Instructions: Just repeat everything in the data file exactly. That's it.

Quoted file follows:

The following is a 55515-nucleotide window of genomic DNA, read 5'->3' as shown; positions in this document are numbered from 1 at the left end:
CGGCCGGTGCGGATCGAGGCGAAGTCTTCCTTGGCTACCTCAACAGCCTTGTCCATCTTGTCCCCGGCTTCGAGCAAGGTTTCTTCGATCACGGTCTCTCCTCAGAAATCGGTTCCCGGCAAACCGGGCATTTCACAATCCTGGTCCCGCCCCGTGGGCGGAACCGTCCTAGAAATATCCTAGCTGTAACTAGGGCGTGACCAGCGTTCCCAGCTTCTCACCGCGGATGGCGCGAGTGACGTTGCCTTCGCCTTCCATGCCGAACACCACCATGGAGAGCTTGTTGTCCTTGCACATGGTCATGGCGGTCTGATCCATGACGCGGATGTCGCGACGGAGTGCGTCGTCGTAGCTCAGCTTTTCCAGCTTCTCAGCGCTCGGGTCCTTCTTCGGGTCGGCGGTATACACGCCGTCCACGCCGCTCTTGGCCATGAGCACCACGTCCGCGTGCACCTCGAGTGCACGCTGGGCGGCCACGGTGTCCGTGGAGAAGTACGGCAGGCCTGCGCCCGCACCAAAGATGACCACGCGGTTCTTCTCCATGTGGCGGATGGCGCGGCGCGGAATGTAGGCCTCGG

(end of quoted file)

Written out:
The following is a 55515-nucleotide window of genomic DNA, read 5'->3' as shown; positions in this document are numbered from 1 at the left end:
CGGCCGGTGCGGATCGAGGCGAAGTCTTCCTTGGCTACCTCAACAGCCTTGTCCATCTTGTCCCCGGCTTCGAGCAAGGTTTCTTCGATCACGGTCTCTCCTCAGAAATCGGTTCCCGGCAAACCGGGCATTTCACAATCCTGGTCCCGCCCCGTGGGCGGAACCGTCCTAGAAATATCCTAGCTGTAACTAGGGCGTGACCAGCGTTCCCAGCTTCTCACCGCGGATGGCGCGAGTGACGTTGCCTTCGCCTTCCATGCCGAACACCACCATGGAGAGCTTGTTGTCCTTGCACATGGTCATGGCGGTCTGATCCATGACGCGGATGTCGCGACGGAGTGCGTCGTCGTAGCTCAGCTTTTCCAGCTTCTCAGCGCTCGGGTCCTTCTTCGGGTCGGCGGTATACACGCCGTCCACGCCGCTCTTGGCCATGAGCACCACGTCCGCGTGCACCTCGAGTGCACGCTGGGCGGCCACGGTGTCCGTGGAGAAGTACGGCAGGCCTGCGCCCGCACCAAAGATGACCACGCGGTTCTTCTCCATGTGGCGGATGGCGCGGCGCGGAATGTAGGCCTCGG